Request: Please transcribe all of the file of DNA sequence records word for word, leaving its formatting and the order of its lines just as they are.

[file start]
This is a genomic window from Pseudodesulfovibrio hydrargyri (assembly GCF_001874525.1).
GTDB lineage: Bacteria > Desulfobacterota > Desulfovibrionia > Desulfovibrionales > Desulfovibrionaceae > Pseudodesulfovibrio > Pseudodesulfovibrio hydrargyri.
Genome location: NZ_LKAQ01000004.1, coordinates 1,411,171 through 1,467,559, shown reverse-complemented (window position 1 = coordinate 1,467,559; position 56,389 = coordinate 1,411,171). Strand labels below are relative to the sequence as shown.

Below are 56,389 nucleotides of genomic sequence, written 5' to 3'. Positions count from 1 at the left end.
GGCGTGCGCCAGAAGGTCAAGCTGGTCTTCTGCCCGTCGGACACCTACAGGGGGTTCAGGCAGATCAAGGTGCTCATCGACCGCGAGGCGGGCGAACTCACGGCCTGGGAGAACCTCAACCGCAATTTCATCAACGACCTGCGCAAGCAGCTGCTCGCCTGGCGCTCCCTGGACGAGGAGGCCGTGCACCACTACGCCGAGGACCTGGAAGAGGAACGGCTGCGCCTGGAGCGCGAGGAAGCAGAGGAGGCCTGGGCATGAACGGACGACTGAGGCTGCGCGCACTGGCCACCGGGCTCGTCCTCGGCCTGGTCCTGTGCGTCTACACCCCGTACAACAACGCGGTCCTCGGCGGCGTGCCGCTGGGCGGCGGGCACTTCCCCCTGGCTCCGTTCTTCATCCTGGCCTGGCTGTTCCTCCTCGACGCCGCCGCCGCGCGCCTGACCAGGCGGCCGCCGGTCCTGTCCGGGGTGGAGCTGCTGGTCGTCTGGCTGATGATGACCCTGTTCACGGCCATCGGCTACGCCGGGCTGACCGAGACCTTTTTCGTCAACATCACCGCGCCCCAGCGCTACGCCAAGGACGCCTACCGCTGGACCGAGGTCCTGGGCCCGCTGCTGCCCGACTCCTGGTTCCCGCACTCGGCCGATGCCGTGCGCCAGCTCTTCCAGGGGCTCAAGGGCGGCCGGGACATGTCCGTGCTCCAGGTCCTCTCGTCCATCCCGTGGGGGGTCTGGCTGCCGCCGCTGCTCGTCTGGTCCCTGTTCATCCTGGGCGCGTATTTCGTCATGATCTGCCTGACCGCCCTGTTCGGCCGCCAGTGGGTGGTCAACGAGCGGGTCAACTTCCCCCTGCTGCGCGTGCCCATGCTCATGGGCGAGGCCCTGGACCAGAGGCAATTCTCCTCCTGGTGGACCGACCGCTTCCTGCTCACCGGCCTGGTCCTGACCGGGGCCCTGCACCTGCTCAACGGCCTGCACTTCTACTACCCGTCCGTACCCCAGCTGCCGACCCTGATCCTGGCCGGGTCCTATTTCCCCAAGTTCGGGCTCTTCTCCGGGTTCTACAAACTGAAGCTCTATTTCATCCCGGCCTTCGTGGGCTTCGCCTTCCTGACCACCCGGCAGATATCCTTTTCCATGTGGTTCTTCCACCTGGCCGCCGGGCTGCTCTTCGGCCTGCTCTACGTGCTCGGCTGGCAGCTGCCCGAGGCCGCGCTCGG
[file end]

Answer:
This is a genomic window from Pseudodesulfovibrio hydrargyri (assembly GCF_001874525.1).
GTDB lineage: Bacteria > Desulfobacterota > Desulfovibrionia > Desulfovibrionales > Desulfovibrionaceae > Pseudodesulfovibrio > Pseudodesulfovibrio hydrargyri.
Genome location: NZ_LKAQ01000004.1, coordinates 1,411,171 through 1,467,559, shown reverse-complemented (window position 1 = coordinate 1,467,559; position 56,389 = coordinate 1,411,171). Strand labels below are relative to the sequence as shown.

Below are 56,389 nucleotides of genomic sequence, written 5' to 3'. Positions count from 1 at the left end.
GGCGTGCGCCAGAAGGTCAAGCTGGTCTTCTGCCCGTCGGACACCTACAGGGGGTTCAGGCAGATCAAGGTGCTCATCGACCGCGAGGCGGGCGAACTCACGGCCTGGGAGAACCTCAACCGCAATTTCATCAACGACCTGCGCAAGCAGCTGCTCGCCTGGCGCTCCCTGGACGAGGAGGCCGTGCACCACTACGCCGAGGACCTGGAAGAGGAACGGCTGCGCCTGGAGCGCGAGGAAGCAGAGGAGGCCTGGGCATGAACGGACGACTGAGGCTGCGCGCACTGGCCACCGGGCTCGTCCTCGGCCTGGTCCTGTGCGTCTACACCCCGTACAACAACGCGGTCCTCGGCGGCGTGCCGCTGGGCGGCGGGCACTTCCCCCTGGCTCCGTTCTTCATCCTGGCCTGGCTGTTCCTCCTCGACGCCGCCGCCGCGCGCCTGACCAGGCGGCCGCCGGTCCTGTCCGGGGTGGAGCTGCTGGTCGTCTGGCTGATGATGACCCTGTTCACGGCCATCGGCTACGCCGGGCTGACCGAGACCTTTTTCGTCAACATCACCGCGCCCCAGCGCTACGCCAAGGACGCCTACCGCTGGACCGAGGTCCTGGGCCCGCTGCTGCCCGACTCCTGGTTCCCGCACTCGGCCGATGCCGTGCGCCAGCTCTTCCAGGGGCTCAAGGGCGGCCGGGACATGTCCGTGCTCCAGGTCCTCTCGTCCATCCCGTGGGGGGTCTGGCTGCCGCCGCTGCTCGTCTGGTCCCTGTTCATCCTGGGCGCGTATTTCGTCATGATCTGCCTGACCGCCCTGTTCGGCCGCCAGTGGGTGGTCAACGAGCGGGTCAACTTCCCCCTGCTGCGCGTGCCCATGCTCATGGGCGAGGCCCTGGACCAGAGGCAATTCTCCTCCTGGTGGACCGACCGCTTCCTGCTCACCGGCCTGGTCCTGACCGGGGCCCTGCACCTGCTCAACGGCCTGCACTTCTACTACCCGTCCGTACCCCAGCTGCCGACCCTGATCCTGGCCGGGTCCTATTTCCCCAAGTTCGGGCTCTTCTCCGGGTTCTACAAACTGAAGCTCTATTTCATCCCGGCCTTCGTGGGCTTCGCCTTCCTGACCACCCGGCAGATATCCTTTTCCATGTGGTTCTTCCACCTGGCCGCCGGGCTGCTCTTCGGCCTGCTCTACGTGCTCGGCTGGCAGCTGCCCGAGGCCGCGCTCGG